Next year's report will include forty countries that were previously not corered. Among them are six African countries—Angola, Equatorial Guinea, Namibia, Republic of South Africa, Uganda, and Zimbabwe-Rhodesia. The expanded coverage is due to a recent amendment to the Foreign Assistance Act. It directs that the Reports cover, in addition to recipients of U.S. economic or security assistance, all members of the United Nations.

This year marks only the fourth time that the State Department has prepared these reports and, in addition, the first time we will report on some 40 additional countries world-wide. It is therefore still a relatively new activity for us and we are still seeking to improve the process.

Reporting on human rights conditions is not an exact science. It inevitably involves subjective judgments, and, therefore, differences of opinion. Moreover, the quantity and quality of data may differ from country to country. We hope that, as we gain experience each year, the reports will provide fuller and more accurate information, and therefore, more useful aids to the Congress in its decision making.

I would like to describe briefly the reporting process, from the gathering of raw materials to transmittal to the Congress. It has, by now, become a considerable operation which continues throughout the year, so that as soon as final reports for one year are completed, the process of compiling the next year's reports must begin. To oversee this task, we rely in the Human Rights Bureau on a Country Reports Office with two Officers. They are aided, throughout the year, by substantial efforts of many others in the Bureau of Human Rights, the Regional Bureaus, and other offices.

In assembling raw material, our goal is to seek information from as many and as diverse a spectrum of sources as possible. The primary source of information is our embassies abroad. All U.S. Ambassadors have been instructed to report on human rights conditions in their host countries on a regular and detailed basis. We rely in addition on the published reports of non-governmental organizations engaged in human rights activities, the reports of international organizations, findings of Congressional Committees, private citizens and other information in the public domain.

Because information is gathered from many sources, contradictions and inconsistencies sometimes arise. Charges of serious human rights abuses often elicit official denials. Official claims of significant progress may be challenged by private human rights groups. We try to check carefully the accuracy of critical information and the reliability of the source of it.

After materials are assembled, a first draft is usually prepared by the concerned country desk officer at the State Department in Washington largely based on the reports provided by our embassy abroad. The draft is then subject to a preliminary review by the Human Rights Bureau to ensure the coverage is as complete and accurate as possible. After the draft is deemed sufficiently complete, it is forwarded for criticism and review by several other offices. including the Policy Planning Staff, the Bureau of Intelligence and Research, the Legal Advisors' Office, AID, and the Congressional Relations Office. Each of these offices performs its own independent assessment of each report. The agreed draft is then reviewed by the NSC and by the office of the Deputy Secretary.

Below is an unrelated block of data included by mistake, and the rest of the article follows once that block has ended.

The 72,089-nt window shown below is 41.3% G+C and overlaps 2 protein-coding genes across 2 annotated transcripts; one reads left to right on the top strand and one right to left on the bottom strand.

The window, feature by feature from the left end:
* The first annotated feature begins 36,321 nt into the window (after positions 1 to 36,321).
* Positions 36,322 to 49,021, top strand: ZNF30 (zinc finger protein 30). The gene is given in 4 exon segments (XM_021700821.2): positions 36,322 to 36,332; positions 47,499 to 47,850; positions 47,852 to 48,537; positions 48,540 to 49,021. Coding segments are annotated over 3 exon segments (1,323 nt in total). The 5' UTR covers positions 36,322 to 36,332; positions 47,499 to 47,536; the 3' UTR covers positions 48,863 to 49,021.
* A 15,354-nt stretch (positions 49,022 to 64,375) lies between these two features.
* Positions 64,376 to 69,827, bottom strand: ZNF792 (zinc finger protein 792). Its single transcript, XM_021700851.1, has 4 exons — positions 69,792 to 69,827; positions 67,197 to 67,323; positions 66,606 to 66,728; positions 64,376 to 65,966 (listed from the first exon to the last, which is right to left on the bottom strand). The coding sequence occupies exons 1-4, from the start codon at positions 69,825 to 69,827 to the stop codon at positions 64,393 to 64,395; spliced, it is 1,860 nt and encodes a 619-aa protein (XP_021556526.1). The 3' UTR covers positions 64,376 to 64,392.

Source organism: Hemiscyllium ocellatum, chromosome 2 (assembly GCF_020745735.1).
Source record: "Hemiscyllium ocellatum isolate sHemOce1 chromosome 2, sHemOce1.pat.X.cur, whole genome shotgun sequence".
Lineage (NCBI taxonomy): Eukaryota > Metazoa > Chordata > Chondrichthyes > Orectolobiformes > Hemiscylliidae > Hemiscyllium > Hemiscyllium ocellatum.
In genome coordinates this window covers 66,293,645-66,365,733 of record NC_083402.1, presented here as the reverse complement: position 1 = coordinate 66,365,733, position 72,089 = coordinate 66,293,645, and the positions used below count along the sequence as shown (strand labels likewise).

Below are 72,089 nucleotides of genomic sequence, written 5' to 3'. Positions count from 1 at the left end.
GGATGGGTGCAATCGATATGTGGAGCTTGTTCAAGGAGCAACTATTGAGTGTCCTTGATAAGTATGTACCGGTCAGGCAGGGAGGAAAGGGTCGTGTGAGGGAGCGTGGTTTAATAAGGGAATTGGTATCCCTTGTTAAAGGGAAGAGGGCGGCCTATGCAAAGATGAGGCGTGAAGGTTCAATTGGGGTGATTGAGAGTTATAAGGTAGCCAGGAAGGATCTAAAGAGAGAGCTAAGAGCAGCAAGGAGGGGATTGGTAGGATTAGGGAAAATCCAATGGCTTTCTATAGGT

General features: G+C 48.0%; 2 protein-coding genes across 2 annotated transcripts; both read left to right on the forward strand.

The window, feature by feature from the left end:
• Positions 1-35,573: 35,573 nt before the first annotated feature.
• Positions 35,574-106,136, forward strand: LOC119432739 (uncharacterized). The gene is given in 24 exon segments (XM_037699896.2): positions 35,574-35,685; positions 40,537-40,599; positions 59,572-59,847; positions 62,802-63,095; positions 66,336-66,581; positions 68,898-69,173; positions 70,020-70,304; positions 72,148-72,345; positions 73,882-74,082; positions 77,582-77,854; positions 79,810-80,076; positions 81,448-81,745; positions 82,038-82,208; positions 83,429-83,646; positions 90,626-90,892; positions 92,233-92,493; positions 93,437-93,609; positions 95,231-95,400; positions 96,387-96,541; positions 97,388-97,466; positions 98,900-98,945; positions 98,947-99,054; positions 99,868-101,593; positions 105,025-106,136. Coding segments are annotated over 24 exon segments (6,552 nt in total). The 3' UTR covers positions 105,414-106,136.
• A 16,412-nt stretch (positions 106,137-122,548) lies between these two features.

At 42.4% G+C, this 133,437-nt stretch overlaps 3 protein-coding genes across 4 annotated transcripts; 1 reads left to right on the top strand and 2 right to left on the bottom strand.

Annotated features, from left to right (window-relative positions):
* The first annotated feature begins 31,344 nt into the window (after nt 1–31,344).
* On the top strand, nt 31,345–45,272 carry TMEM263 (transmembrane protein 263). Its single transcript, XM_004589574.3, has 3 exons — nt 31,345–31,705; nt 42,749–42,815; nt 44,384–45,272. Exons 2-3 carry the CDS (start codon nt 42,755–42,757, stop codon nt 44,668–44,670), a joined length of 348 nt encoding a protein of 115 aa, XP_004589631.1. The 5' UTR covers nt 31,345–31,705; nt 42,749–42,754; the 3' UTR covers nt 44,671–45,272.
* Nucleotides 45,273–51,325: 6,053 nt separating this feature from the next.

At the same time the final reports are submitted to the Congress, copies are delivered by our embassies abroad to their host governments. We believe that it is helpful for other governments to receive copies from us directly, before accounts—which may be incomplete or inaccurate-are published in the press. The delivery of the reports to a host government often provides a useful occasion to conduct a constructive dialogue on human rights matters. Our representative will take a positive stance, citing improvements that we have no ticed, and requesting comments, including any inaccuracies, so that they may be communicated back to the State Department in Washington. One of our ambassadors to Africa recently told us that delivery of the human rights report on his country provided "a useful supplement to a continuing dialogue".

The basic function of the reports is to provide information with which the U.S. Congress can make its own judgments. They also help inform the American public on human rights conditions around the world. They communicate to the world the continuing importance of human rights to our own decisionmaking. Finally, the reporting requirement has imposed an external discipline on the process of obtaining the best possible information for our own internal needs.

As you read the human rights reports on African countries, it may be useful to set out three separate categories for analytical purposes.

One categroy includes states with multi-party democracies such as Senegal, Gambia, and Botswana. Another category includes highly repressive governments that have violated rights of the integrity of the person on a massive scale such as the Amin and Macias' regimes in Uganda and Equatorial Guinea.